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Saturday, September 4, 2010

six reasons why brink will be awesome

QuakeCon may be named after, you know, Quake, but this year, a different multiplayer shooter stole the show. Yeah, Brink’s always sounded great on paper, but so did the N-Gage -- and then it was a taco. So obviously, we walked into our hands-on session with some trepidation. Watching a game stand on the – oh, what’s the word – cusp of greatness, only to fall backward into the Mortal Kombat-style spike pit of mediocrity is generally enough to brew up a tiny storm cloud over our heads, and we wanted so dearly for Brink to be awesome.

Fortunately, we weren’t disappointed. Put simply, Brink works. It’s ambitious, yet practical – complex, yet incredibly accessible. We got to play a couple matches in an area called Container City, and here’s why – days after the fact – we’re still aching to play more.

1. The S.M.A.R.T. System –
For some reason, people have been under the mistaken impression that this is some kind of automated movement system – in essence, a “win button” you can hand control over to while you make a sandwich or go deep-sea diving or something along those lines. In reality, though, it’s nothing like that. Instead, it’s a sprint key that goes the extra mile, allowing you to traverse just about any obstacle while holding it down. But that’s it. No magical autopilot AI. Hell, it’s debatably less automated than cruise control. It does, however, give you the nearly super-human ability to leap, climb, and slide with next-to-no effort. Think Assassin’s Creed, but without DRM that makes you hate the world.

2. Objectives –
Actually, on their own, Brink’s objectives don’t seem to be anything too special. We blew up a door, defended a giant tankmobile, and then captured a duffle bag. So basically, it’s a greatest hits collection of multiplayer gametypes all rolled into one. Brink’s appeal, however, lies in its menu system. Yep. You read that correctly. Switching from objective to objective is as simple as selecting what you want to do from a radial menu and getting down to business. After that, just follow an on-screen arrow and join the fray. But that’s the beauty of it. It’s simple, elegant, and – best of all – lightning quick. Also, if – for some reason – you hate convenience, it’s completely optional.

3. Pacing -- Combined with the S.M.A.R.T. system, the radial menu’s the difference between battling boredom and duking it out with your opponents. As a result, Brink’s pace never lets up. The menu system keeps even the most directionally-impaired players from wandering aimlessly until some kind soul on the opposing team puts them out of their misery. As a result, battles, based on what we played, rarely suffer from tumbleweed vs. cricket sound syndrome. Instead, there’s always a big scrap going on somewhere, and odds are, if you’re not part of it, you will be soon.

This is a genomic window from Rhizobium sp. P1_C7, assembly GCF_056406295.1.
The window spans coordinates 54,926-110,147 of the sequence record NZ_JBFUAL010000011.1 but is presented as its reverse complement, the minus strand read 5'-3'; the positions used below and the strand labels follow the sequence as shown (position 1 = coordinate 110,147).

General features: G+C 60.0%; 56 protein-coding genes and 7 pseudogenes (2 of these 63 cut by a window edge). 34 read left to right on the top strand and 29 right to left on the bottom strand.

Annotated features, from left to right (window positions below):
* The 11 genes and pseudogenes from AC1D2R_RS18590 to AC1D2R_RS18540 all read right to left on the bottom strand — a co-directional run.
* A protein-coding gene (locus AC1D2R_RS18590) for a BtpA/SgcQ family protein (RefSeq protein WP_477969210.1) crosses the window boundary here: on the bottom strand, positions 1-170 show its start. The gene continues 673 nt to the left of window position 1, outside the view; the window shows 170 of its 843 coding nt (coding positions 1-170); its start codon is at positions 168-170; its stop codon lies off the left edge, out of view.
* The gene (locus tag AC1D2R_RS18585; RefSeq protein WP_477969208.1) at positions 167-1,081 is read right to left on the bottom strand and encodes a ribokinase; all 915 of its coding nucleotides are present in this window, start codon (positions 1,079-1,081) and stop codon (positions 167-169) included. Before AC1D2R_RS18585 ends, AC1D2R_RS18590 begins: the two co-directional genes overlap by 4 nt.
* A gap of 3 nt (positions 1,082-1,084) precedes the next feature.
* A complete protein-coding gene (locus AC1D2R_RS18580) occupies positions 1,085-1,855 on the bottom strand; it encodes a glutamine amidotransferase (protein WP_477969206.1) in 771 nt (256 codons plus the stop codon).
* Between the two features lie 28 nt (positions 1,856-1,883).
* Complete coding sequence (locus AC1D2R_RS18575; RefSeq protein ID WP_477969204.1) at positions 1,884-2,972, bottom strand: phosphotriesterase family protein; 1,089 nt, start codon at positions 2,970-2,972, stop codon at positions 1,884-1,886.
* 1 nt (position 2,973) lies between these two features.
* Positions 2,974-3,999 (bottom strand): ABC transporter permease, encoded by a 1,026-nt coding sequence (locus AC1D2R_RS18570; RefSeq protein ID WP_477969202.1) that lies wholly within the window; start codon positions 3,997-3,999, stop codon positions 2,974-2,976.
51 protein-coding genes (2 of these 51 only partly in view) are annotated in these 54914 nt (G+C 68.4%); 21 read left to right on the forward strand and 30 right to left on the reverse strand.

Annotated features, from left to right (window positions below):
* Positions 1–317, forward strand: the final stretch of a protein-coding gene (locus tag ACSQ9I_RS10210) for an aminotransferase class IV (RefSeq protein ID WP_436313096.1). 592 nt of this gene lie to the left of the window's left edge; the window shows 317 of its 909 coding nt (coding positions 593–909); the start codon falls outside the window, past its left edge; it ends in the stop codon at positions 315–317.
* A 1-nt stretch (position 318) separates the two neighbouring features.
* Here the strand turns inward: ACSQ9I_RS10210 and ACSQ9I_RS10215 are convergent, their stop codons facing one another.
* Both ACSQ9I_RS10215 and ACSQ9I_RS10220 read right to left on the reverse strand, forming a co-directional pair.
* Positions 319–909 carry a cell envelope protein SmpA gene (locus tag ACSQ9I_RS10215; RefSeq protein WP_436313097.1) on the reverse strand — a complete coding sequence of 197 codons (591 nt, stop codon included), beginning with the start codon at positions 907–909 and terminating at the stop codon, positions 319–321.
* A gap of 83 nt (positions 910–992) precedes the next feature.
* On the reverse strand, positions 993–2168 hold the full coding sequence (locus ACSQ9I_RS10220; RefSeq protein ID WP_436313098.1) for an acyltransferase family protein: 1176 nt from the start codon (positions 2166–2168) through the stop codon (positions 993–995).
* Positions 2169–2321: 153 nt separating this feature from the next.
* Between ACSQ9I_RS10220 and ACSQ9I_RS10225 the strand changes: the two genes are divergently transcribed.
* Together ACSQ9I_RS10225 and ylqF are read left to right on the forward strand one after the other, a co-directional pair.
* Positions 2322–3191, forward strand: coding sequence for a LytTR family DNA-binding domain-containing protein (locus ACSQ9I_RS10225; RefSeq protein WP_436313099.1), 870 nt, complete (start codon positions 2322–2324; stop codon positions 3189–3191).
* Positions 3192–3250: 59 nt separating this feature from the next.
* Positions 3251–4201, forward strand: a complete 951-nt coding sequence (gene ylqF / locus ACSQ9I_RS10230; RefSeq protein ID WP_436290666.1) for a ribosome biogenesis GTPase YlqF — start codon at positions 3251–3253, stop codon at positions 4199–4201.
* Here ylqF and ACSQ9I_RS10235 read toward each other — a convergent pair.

4. Class Switching – Brink’s class system isn’t quite as robust as, say, Team Fortress 2’s, but switching between classes depending on your current objective keeps things fluid and interesting. Better still, the radial menu informs you of the class distribution of your team, so you’ll never have an awkward “Well, one of us has to change” moment. During the demo, we spent most of our time as a Soldier, but also buffed weapons and repaired the aforementioned tankmobile as an Engineer. However, from what we can tell, you’ll be right at home with the other two classes' – Medic and Operative – roles if you’ve even glanced momentarily at a picture of Team Fortress 2’s class lineup.

5. Customization –
When our character came under our control, he was but a bald, comically exaggerated resistance fighter. After a little of our Insane Eye for The Brink Guy makeover action, though, he emerged as a trench coat-clad robo-man – more machine than man, more trench coat than machine. And apparently, that’s only the beginning of what you can do. As you play, you unlock more outfits, in addition to gaining experience and unlocking abilities and weapon modifications. Obviously, balance is a huge concern here, and we can't help but worry that one misplaced block could send the whole thing tumbling down. Fortunately, Splash Damage told us that all essential skills for each class will be unlocked after the first few level-ups, meaning that everything after that is gravy. Gravy that slowly kills people in inventive ways. So basically, normal gravy.

6. Match Length –
Brink’s unique among multiplayer shooters in that it’s story-based. In essence, it’s story mode co-op mixed with level-based multiplayer. Sounds time-consuming, huh? But actually, it’s not. The matches we played lasted about ten minutes on average, and one-sided matches can apparently end in the blink of an eye. Of course, this could be a double-edged sword – with players running out of things to do too quickly – but each level contains different sets of objectives for Resistance and Security teams, and Splash Damage has promised robust post-release support for the game. Obviously, after only playing one level, we can’t pass final judgment here, but it’s hard to walk away from Brink without turning our heads and gazing back wistfully as a single tear rolls down our cheek. We miss playing you, Brink. Come home soo

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